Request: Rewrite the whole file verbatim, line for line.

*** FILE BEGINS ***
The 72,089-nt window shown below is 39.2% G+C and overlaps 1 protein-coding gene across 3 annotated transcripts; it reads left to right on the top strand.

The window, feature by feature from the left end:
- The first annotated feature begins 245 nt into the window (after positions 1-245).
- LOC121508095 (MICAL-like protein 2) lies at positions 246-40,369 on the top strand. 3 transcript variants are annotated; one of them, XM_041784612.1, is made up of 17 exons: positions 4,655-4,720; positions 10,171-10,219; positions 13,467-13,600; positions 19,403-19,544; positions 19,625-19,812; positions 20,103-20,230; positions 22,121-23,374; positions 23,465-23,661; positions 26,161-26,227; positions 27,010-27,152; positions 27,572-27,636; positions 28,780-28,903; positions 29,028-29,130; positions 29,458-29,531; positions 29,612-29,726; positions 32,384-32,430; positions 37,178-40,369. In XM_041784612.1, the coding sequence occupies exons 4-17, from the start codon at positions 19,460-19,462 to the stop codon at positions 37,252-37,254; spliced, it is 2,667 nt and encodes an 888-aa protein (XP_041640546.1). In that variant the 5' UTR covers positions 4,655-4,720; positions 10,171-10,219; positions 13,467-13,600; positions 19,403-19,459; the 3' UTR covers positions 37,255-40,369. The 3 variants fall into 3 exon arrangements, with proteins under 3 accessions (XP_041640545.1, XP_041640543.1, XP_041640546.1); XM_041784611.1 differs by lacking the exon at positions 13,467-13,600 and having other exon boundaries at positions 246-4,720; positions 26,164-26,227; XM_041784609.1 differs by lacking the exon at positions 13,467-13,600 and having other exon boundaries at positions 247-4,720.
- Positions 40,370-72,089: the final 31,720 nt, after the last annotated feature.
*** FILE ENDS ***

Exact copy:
The 72,089-nt window shown below is 39.2% G+C and overlaps 1 protein-coding gene across 3 annotated transcripts; it reads left to right on the top strand.

The window, feature by feature from the left end:
- The first annotated feature begins 245 nt into the window (after positions 1-245).
- LOC121508095 (MICAL-like protein 2) lies at positions 246-40,369 on the top strand. 3 transcript variants are annotated; one of them, XM_041784612.1, is made up of 17 exons: positions 4,655-4,720; positions 10,171-10,219; positions 13,467-13,600; positions 19,403-19,544; positions 19,625-19,812; positions 20,103-20,230; positions 22,121-23,374; positions 23,465-23,661; positions 26,161-26,227; positions 27,010-27,152; positions 27,572-27,636; positions 28,780-28,903; positions 29,028-29,130; positions 29,458-29,531; positions 29,612-29,726; positions 32,384-32,430; positions 37,178-40,369. In XM_041784612.1, the coding sequence occupies exons 4-17, from the start codon at positions 19,460-19,462 to the stop codon at positions 37,252-37,254; spliced, it is 2,667 nt and encodes an 888-aa protein (XP_041640546.1). In that variant the 5' UTR covers positions 4,655-4,720; positions 10,171-10,219; positions 13,467-13,600; positions 19,403-19,459; the 3' UTR covers positions 37,255-40,369. The 3 variants fall into 3 exon arrangements, with proteins under 3 accessions (XP_041640545.1, XP_041640543.1, XP_041640546.1); XM_041784611.1 differs by lacking the exon at positions 13,467-13,600 and having other exon boundaries at positions 246-4,720; positions 26,164-26,227; XM_041784609.1 differs by lacking the exon at positions 13,467-13,600 and having other exon boundaries at positions 247-4,720.
- Positions 40,370-72,089: the final 31,720 nt, after the last annotated feature.